SDG 12 Courses: Responsible Consumption and Production

Sustainable consumption and production means promoting energy efficiency, resources and sustainable infrastructure. It also means providing people with access to decent jobs, basic services and a better quality of life. Responsible consumption and production reduces poverty, economic, environmental and social costs, and helps achieve overall development plans, and strengthen economic competitiveness. Nevertheless, there are still many challenges and issues related to responsible consumption and production. It has been estimated that if the world’s population reaches 9.6 billion by 2050 there will be a need for equivalent of three planets to provide the natural resources needed to meet everyone’s needs. Currently, the most material consumption of natural resources takes place in Eastern Asia, while many countries in the world are continuing to address challenges of polluted air, water and soil.

Simple changes in some aspects of consumption can have a big impacts on societies. The statistics show that around one third of the food produced for human consumption is lost or wasted each year. Furthermore, consumers consume 29 per cent of global energy in their households and in this way contribute to 21 per cent of total CO2 emissions. One of the issues is also water pollution since it is being polluted faster than nature can recycle and purify water in lakes and rivers. There is a need for an urgent action to secure that the present material needs do not lead to over-extraction of resources and further degradation of the environment. Therefore, the goal is to ensure sustainable consumption and production patterns by 2030.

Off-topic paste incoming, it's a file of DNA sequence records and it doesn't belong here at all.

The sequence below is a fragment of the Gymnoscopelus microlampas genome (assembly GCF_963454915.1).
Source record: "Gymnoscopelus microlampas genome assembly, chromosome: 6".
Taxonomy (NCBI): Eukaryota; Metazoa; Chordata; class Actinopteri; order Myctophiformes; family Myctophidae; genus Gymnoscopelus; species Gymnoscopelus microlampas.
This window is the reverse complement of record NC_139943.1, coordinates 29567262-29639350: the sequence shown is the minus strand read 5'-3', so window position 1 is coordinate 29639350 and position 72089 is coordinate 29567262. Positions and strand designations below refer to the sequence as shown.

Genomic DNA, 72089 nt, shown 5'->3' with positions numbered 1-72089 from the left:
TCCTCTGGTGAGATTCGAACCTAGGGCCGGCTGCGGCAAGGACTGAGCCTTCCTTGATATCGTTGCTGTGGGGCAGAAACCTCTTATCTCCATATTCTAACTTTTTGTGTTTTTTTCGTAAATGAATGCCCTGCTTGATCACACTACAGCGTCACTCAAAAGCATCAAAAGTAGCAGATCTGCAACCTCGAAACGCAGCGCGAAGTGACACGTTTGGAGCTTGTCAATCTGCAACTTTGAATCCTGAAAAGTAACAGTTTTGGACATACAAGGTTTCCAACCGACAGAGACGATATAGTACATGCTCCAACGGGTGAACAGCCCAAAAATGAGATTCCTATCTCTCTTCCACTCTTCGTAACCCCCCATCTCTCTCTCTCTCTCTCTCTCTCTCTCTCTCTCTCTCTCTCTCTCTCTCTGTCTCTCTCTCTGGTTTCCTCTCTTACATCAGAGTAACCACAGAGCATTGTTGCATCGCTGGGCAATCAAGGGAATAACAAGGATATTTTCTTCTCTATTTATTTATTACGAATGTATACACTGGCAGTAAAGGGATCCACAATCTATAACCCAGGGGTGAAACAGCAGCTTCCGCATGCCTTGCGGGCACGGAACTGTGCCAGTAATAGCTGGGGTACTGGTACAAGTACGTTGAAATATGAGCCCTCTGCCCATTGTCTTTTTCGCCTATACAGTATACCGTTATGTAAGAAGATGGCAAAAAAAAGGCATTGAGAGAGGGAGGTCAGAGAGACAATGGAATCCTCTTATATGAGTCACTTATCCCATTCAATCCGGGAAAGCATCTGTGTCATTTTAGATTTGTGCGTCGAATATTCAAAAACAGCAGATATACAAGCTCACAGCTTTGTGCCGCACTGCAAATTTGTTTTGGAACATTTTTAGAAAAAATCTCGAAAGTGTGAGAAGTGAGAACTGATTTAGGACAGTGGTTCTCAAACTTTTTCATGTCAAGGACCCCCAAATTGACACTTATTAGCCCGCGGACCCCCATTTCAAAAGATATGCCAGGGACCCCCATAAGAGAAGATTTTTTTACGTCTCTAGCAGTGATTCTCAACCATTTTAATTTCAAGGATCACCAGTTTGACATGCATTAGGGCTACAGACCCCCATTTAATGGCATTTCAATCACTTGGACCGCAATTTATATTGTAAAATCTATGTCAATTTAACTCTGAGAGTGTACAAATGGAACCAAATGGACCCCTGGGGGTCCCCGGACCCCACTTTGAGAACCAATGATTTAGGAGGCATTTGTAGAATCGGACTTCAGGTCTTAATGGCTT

Currently, everyone is responsible for finding solutions that will enable sustainable production and consumption. Businesses should find solutions to better understand both social and environmental impacts of services and products that are needed and how these products affect the lifestyles of consumers. As the first crucial step, businesses should identify the ‘’hot spots’’ in the value chain in which interventions have the most potential to improve social and economic impact of the system as a whole. Businesses can also work on designing solutions that will inspire and enable people to lead more sustainable lifestyles. In addition, people can also contribute by reducing their waste and by being thoughtful about what they buy and whenever possible choose sustainable option. Waste can be reduced in many ways, from people ensuring that they do not throw away food to reducing the consumption of plastic. Simply by carrying a reusable bag or not using a plastic straw is good way that every human being contributes on their part on a daily basis.


The content of this publication/website has not been approved by the United Nations and does not reflect the views of the United Nations or its officials or Member States.